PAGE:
KFC, in Louisville, Ky., also continues to innovate with barbecue and last year released Georgia Gold Extra Crispy Tenders, featuring its new Georgia Gold Chicken with honey mustard barbecue sauce.
Barbecue is in the ubiquity stage, or mature stage, of Datassential’s Menu Adoption Cycle, the research firm’s predictable journey tool for food trends’ common lifecycles. To keep barbecue growing, Datassential’s Fechner says barbecue should be paired with items or flavors in the adoption or inception stages.
“Build your own platter works really well, in general, for consumers,” Fechner says. “Barbecue fits well into the type of meal, so it helps with consumers’ satisfaction.”
Moving forward, Technomic’s Mills thinks we’ll continue to see flavor innovation. For example, recently Lucille’s Smokehouse Bar-B-Que, in Signal Hills, Calif., debuted Apple Butter BBQ Sauce.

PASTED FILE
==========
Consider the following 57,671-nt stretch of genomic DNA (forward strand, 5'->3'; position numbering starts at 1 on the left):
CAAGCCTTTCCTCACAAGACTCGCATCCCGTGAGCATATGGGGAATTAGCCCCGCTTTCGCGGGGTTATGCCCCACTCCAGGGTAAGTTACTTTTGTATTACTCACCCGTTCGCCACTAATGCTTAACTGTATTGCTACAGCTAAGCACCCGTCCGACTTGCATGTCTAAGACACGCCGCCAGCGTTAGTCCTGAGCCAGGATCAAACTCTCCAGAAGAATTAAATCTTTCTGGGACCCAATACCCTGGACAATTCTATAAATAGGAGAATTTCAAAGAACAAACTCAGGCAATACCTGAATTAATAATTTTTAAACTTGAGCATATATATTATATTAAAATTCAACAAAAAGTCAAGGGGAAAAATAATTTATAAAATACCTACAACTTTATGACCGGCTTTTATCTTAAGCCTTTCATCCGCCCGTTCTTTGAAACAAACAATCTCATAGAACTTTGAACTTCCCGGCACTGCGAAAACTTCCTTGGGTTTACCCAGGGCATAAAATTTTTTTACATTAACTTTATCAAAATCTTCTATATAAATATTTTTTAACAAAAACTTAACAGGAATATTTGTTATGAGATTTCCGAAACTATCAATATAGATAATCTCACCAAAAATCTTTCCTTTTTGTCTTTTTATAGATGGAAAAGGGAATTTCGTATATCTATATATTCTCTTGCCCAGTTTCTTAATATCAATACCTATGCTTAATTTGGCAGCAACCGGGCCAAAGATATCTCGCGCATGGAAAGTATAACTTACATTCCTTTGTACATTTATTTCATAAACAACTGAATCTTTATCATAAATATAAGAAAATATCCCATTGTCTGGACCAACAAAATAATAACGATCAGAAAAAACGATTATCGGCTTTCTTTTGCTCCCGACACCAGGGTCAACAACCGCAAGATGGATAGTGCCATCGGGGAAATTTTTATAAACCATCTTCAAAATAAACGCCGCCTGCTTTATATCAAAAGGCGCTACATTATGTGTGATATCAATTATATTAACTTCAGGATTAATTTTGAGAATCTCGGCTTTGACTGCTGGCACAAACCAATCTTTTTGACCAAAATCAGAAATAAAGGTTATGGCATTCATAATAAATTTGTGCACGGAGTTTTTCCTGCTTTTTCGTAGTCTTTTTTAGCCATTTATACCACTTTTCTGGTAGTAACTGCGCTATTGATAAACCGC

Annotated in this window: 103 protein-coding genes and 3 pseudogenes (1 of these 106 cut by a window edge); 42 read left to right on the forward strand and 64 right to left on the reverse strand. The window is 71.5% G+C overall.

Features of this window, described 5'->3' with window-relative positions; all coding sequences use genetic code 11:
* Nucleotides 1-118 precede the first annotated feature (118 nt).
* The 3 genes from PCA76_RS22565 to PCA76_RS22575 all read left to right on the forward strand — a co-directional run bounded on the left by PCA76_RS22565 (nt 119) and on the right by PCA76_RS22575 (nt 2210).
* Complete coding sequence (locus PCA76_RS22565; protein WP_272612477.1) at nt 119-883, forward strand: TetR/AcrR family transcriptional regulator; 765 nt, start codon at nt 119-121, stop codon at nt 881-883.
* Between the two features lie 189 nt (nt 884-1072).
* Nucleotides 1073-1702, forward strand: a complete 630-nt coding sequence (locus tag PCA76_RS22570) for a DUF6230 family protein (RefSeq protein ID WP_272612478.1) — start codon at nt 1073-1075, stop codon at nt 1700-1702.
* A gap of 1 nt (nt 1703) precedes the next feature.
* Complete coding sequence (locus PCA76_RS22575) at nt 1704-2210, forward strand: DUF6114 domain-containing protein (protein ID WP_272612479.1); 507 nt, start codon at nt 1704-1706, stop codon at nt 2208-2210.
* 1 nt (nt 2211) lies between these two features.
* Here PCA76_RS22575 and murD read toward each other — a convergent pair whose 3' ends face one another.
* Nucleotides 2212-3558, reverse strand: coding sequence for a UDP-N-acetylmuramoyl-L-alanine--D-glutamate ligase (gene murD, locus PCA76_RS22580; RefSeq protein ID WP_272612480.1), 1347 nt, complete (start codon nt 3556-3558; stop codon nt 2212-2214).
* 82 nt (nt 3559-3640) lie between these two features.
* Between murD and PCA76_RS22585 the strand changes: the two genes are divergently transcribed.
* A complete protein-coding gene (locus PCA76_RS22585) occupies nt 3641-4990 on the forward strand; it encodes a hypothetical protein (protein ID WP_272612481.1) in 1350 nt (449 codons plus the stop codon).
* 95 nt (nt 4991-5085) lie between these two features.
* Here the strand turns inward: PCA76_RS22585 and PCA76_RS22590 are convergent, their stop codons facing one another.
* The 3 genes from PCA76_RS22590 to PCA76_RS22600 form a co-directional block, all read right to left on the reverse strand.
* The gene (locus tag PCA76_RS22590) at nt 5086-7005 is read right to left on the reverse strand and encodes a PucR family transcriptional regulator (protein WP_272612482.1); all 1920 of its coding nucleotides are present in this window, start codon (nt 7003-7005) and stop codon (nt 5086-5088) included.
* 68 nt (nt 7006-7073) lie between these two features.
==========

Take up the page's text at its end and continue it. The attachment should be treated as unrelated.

As focus on real ingredients continues, expect more transparency around better-for-you attributes for barbecue as well, Mills says. “As plant-based proteins grow, we could see more barbecue dishes featuring plant-based proteins,” she says.
Urban Bar-B-Que’s Howard also thinks more barbecue places will begin to focus on the fact they are a healthier alternative to traditional fast food.
“Barbecue is really a very lean protein, whether it’s pork, chicken or beef,” he says. “If you look at it versus other fast food, or quick serve food, it is a nice option health wise.” NP